Island Cat Resources & Adoption

Who is ICRA?

Island Cat Resources & Adoption (ICRA) is an all volunteer 501(c)3 non-profit humane organization in the Alameda-Oakland area dedicated to reducing the suffering of the mistreated, abandoned, and feral (wild) cat populations and to educating and empowering the local community to aid in their plight.

Since its establishment in 1994, ICRA has found homes for over 2,500 cats through our adoption program, spayed or neutered over 11,300, and assisted in getting many hundreds more off the streets and into "no kill" community shelters.

ICRA is a small group with limited resources. We owe our accomplishments solely to the hard work and compassion of a dedicated corps of volunteers and supporters who share a passionate concern for the health and welfare of the overwhelmingly large population of abused and unwanted cats in our community.

ICRA's rescue program is devoted not just to saving homeless cats but also to evenhandedly evaluating the suitability of individual felines for socialization and adoption. Experience consistently has shown that the demand for assistance in the rescue and rehabilitation of abandoned cats far exceeds the capacity of ICRA's volunteer force. Although we continue to conduct limited rescue, trapping and spay-neuter projects ourselves, the unfortunate reality is that we simply cannot tackle the enormity of the cat overpopulation problem alone. Consequently, over the past few years ICRA has committed itself to shifting focus from hands-on rescue to working smarter by providing education, tools, and resources to those in the local community who can make an immediate difference in their own backyards.

ICRA's foster home and adoption programs are based firmly on the premise that all of the abandoned cats and kittens we take in deserve to bond with and become part of safe, responsible, and nurturing permanent homes. Our ultimate goal is to place the right cats with the right people, i.e., those who share our profound sense of commitment to these unique and noble creatures as lifetime companions. ICRA's established screening and home visit process is a close collaborative effort between our adoption site volunteers and the foster homes who play such a critical role in the physical and emotional well-being of the often injured, abused, and minimally socialized animals in their care. ICRA reserves the right to refuse any adoption that, in our judgment, is not in the best interest of the specific cat or kitten involved.

ICRA is in constant need of donations and funds to defray the cost of low-cost spay-neuter initiatives, vaccinations, FeLV/FIV testing, medical treatment for sick and injured cats, cages for recovering animals, and the purchase of humane traps for feral cats. In addition to cash donations, there are number of other ways you can support us in helping cats in need. All donations are tax-deductible.

ICRA's greatest asset lies in its dedicated and compassionate corps of volunteers and we are always looking for new ideas and fresh energy to accomplish our mission. If you love cats and want to make a difference by helping diminish the suffering of the abandoned cat population in the Alameda-Oakland area, there are a number of ways you can help to include: foster parenting; adoption site volunteer; stray and feral cat management; cat transport; public relations and fundraising; administrative support and data entry; newsletter; and graphics support. Just tell us where your talents lie and we can put them to good use for a great cause. If you are interested in volunteering, please contact us for more information. We would love to hear from you!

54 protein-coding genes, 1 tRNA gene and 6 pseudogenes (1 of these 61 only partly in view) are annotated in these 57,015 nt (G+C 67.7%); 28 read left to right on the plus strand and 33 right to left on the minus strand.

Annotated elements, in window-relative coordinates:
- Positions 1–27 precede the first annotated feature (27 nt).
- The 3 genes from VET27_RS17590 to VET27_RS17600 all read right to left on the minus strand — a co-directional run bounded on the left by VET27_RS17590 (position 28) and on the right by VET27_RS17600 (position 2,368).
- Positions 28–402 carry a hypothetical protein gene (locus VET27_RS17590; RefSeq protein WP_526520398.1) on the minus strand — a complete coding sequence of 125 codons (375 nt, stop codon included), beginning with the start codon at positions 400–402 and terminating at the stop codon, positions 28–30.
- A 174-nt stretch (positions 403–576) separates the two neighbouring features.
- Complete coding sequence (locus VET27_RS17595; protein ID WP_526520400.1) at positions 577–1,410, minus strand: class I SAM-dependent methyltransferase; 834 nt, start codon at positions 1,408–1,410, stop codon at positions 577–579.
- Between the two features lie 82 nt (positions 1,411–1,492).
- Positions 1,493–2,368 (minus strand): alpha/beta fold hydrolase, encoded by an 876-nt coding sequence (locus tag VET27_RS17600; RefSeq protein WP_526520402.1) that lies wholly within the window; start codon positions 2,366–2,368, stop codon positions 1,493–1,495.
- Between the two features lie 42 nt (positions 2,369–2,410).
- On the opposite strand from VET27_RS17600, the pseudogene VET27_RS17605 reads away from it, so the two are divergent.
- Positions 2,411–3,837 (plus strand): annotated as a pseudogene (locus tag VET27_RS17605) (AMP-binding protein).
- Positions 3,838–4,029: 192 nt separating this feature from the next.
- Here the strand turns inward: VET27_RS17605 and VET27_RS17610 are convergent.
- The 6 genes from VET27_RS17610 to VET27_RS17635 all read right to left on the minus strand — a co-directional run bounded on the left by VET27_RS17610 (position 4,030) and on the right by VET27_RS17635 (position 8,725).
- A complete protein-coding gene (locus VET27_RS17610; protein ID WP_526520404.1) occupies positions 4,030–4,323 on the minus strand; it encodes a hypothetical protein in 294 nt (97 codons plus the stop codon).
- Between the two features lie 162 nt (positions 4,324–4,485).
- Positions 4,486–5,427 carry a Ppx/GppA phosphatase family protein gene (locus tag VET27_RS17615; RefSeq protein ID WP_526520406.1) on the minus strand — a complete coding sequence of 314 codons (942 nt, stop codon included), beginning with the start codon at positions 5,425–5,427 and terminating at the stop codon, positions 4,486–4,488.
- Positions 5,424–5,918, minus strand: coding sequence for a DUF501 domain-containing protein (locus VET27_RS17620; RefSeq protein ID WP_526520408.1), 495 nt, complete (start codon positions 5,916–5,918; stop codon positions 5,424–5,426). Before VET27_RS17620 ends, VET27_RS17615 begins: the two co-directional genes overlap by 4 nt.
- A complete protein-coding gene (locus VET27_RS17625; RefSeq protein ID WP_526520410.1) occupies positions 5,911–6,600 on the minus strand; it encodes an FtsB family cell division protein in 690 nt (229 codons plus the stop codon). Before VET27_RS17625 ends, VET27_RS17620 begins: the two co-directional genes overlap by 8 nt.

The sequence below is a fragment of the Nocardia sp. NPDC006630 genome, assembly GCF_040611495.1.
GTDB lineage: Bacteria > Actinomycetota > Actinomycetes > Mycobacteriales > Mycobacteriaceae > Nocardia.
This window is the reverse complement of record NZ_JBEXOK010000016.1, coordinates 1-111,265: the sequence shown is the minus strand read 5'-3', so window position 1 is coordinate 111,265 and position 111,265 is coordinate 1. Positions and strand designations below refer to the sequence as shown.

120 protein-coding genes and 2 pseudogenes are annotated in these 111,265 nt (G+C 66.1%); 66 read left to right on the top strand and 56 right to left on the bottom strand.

Stray vs. Feral
...There is a difference.

A "stray" cat is one who has been abandoned or who has wandered away from home and become lost. Because they have not completely shed the effects of domestication, stray cats can usually be re-socialized and placed into adoption programs.

A feral (wild) cat is an unsocialized cat born as a stray and never exposed to human companionship or one who has reverted to wild behavior after becoming lost or abandoned. Feral cats avoid human contact. The adults usually cannot be tamed or adapted to indoor living with people. Kittens under 10 weeks of age can be tamed and placed into homes.

...But the result of neglect and indifference to their plight is the same.

We as a society are to blame for the ongoing abandonment, neglect, and uncontrolled breeding of stray and feral cats. As such, we share the responsibility for finding humane, non-lethal, and effective ways to break the reproductive cycle that brings staggering numbers of unwanted kittens into the world each year. Dumping cats at the shelter or rounding them up for removal and/or euthanization is not only cruel but simply doesn't work.

oscar outside

Spay-Neuter is the heart of ICRA's policy and a mandatory prerequisite of its adoption program. We fully embrace the practice of Trap-Neuter-Return (TNR) to reduce feral cat populations and improve their quality of life. Stray and feral cats are humanly trapped, evaluated, vaccinated, and altered. Tame cats and kittens can be adopted into quality homes; those too wild for adoption are returned to live out their lives under the watchful eye of volunteer caregivers.

ICRA Adoption Statistics (PDF files)